I keep bringing up "kuso" for a few reasons. One, because that's the one people tend to know and is easily / readily available to look up online. Two, because, frankly, that's just about where the direct translations stop.

English can be a very colorful language, and when it comes to profanity, you could paint Picasso. Cockramming assmunching fuckmongering bitchfaced dickhole of a douche pirate.

I've heard colorful Japanese insults thrown around, too, around drunk and rowdy Japanese folk, but the word "kuso" was not involved among them. Calling people things like "Toxic Waste" and "Scattered Trash" and stuff like that. Ugly stupid octopus. etc.

If I was translating a serious Yakuza manga, and some tough gangster who'd seen some shit was really pissed off at someone... if he stood up, slammed his fist down on the table and said "Vanish! You foolish octopus!", what we'd have is a problem to communicate. Unless he was talking to the comic relief in the series, a magical disappearing cephalopod, this is the time for something like "Get the fuck out of my face, you... umm... douche pirate."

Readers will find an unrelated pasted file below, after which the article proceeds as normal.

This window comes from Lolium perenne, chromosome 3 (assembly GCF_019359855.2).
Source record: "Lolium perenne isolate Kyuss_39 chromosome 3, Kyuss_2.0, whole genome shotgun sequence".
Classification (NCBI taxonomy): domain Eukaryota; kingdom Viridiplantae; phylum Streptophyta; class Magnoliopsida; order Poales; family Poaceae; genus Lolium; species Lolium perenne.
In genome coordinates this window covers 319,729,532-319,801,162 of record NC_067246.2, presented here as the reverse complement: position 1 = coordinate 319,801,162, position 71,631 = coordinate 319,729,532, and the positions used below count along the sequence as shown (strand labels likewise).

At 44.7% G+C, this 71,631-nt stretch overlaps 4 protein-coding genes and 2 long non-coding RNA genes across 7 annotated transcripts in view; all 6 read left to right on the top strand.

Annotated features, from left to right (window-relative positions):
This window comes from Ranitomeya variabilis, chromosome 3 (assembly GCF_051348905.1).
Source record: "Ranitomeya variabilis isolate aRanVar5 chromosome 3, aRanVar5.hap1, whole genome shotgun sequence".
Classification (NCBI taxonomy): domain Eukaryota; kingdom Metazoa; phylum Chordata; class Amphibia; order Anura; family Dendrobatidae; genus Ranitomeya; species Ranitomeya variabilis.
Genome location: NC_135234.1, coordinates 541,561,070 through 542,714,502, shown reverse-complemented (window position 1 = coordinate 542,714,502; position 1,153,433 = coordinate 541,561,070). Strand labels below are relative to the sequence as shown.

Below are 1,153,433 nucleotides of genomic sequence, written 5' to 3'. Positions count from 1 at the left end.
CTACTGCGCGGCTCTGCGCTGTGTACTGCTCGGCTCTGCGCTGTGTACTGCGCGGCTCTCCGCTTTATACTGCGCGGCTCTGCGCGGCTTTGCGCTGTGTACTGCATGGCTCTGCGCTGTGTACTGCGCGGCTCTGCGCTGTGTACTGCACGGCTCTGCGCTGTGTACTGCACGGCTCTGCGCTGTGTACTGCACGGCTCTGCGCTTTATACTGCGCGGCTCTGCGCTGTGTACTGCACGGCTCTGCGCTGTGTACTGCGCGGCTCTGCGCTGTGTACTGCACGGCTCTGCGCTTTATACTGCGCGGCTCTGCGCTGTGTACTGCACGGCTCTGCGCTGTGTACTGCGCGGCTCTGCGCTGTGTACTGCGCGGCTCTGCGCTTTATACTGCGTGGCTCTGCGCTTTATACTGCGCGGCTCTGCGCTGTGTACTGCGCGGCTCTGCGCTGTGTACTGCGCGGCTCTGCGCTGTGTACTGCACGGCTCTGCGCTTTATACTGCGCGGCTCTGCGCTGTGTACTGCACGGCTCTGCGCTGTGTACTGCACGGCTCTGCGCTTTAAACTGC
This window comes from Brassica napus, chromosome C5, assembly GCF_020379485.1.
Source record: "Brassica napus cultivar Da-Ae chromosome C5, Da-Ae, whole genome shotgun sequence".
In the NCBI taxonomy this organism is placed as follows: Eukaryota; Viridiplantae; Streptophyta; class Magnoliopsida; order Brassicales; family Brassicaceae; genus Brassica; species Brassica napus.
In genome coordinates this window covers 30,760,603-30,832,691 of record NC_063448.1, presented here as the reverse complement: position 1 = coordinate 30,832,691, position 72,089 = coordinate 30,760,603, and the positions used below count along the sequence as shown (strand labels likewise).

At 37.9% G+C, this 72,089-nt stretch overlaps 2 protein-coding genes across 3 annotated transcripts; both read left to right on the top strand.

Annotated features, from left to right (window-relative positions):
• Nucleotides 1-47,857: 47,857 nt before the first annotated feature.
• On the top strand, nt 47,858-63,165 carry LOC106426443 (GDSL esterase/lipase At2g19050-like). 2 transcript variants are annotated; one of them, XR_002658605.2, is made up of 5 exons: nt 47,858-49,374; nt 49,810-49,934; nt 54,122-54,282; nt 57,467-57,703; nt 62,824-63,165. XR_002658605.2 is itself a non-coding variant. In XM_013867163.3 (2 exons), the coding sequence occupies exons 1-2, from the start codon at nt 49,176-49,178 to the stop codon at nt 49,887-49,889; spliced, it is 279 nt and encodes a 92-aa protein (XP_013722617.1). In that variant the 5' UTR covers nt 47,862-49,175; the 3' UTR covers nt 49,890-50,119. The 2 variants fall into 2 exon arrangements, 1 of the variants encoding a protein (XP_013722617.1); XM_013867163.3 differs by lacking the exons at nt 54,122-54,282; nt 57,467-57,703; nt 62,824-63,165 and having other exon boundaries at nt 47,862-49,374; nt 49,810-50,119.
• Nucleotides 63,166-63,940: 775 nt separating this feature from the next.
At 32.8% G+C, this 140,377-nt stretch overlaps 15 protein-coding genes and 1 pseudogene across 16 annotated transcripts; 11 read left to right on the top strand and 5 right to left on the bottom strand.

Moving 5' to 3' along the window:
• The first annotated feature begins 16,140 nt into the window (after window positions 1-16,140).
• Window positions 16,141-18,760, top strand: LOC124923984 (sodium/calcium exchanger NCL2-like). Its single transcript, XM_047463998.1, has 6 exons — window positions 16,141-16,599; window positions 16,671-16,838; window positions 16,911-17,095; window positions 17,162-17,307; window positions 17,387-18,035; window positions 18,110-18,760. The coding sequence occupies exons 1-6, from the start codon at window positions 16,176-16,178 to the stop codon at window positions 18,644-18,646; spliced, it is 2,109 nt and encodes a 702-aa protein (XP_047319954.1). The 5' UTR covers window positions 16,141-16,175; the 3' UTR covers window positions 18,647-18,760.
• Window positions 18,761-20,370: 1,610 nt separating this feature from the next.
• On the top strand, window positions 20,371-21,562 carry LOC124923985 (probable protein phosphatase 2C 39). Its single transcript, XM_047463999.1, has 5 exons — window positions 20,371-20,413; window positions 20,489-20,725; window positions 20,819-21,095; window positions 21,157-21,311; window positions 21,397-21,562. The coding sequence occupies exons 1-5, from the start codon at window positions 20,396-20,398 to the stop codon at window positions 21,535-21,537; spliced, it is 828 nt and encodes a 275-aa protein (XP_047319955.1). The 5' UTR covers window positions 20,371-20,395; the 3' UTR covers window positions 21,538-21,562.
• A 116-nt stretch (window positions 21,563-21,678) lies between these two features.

You get the picture.

I keep coming back to "kuso" also because that's really the only direct profanity translation there is. There's nothing for fuck. Fuck? A vulgar way to describe two people having sex? It's a lot more than that. I won't list the options here.